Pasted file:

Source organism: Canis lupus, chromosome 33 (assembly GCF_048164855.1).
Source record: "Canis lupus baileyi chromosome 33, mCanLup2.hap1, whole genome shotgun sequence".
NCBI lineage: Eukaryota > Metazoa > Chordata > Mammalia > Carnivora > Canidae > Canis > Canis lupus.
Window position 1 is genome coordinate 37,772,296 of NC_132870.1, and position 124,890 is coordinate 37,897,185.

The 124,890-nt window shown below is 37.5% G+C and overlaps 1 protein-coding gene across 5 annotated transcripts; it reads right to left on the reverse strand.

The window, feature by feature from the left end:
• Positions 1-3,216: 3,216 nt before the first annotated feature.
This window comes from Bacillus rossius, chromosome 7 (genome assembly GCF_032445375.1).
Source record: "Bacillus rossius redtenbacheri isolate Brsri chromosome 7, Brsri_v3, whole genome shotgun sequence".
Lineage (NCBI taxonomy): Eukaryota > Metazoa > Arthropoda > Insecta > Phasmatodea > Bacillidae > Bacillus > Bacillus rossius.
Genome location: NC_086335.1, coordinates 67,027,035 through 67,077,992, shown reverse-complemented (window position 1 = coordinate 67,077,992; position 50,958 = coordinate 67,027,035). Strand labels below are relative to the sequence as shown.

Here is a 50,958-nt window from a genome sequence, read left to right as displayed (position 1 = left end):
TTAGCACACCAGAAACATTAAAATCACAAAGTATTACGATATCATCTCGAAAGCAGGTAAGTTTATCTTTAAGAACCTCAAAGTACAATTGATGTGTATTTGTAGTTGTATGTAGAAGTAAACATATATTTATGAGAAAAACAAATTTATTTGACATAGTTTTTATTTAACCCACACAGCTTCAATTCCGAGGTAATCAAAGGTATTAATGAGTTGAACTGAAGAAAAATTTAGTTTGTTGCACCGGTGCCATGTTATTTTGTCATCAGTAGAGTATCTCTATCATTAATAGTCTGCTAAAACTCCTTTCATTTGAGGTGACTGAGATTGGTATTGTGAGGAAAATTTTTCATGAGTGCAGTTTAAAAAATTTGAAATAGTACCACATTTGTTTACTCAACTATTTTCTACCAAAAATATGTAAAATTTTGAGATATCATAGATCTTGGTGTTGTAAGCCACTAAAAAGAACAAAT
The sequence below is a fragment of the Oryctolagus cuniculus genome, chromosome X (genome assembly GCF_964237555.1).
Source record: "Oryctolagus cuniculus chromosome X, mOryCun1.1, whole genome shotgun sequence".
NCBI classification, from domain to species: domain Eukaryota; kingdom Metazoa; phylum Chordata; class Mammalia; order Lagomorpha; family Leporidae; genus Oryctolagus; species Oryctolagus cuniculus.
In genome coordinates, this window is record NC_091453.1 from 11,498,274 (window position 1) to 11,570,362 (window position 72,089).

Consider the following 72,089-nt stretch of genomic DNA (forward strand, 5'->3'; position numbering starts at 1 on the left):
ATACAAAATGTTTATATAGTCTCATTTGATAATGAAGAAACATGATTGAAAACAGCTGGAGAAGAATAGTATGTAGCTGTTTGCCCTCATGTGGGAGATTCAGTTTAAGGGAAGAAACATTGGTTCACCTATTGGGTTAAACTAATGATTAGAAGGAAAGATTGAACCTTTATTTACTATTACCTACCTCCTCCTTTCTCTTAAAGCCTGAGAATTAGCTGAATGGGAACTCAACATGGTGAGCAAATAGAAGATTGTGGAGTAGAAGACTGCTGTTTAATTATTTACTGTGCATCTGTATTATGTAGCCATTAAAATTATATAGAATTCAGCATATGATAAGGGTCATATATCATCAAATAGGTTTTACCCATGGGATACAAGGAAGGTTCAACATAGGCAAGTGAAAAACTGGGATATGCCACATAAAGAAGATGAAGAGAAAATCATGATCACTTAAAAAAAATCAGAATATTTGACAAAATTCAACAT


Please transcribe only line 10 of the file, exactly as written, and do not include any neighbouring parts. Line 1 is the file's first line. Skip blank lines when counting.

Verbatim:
Lineage (NCBI taxonomy): Eukaryota > Metazoa > Arthropoda > Insecta > Phasmatodea > Bacillidae > Bacillus > Bacillus rossius.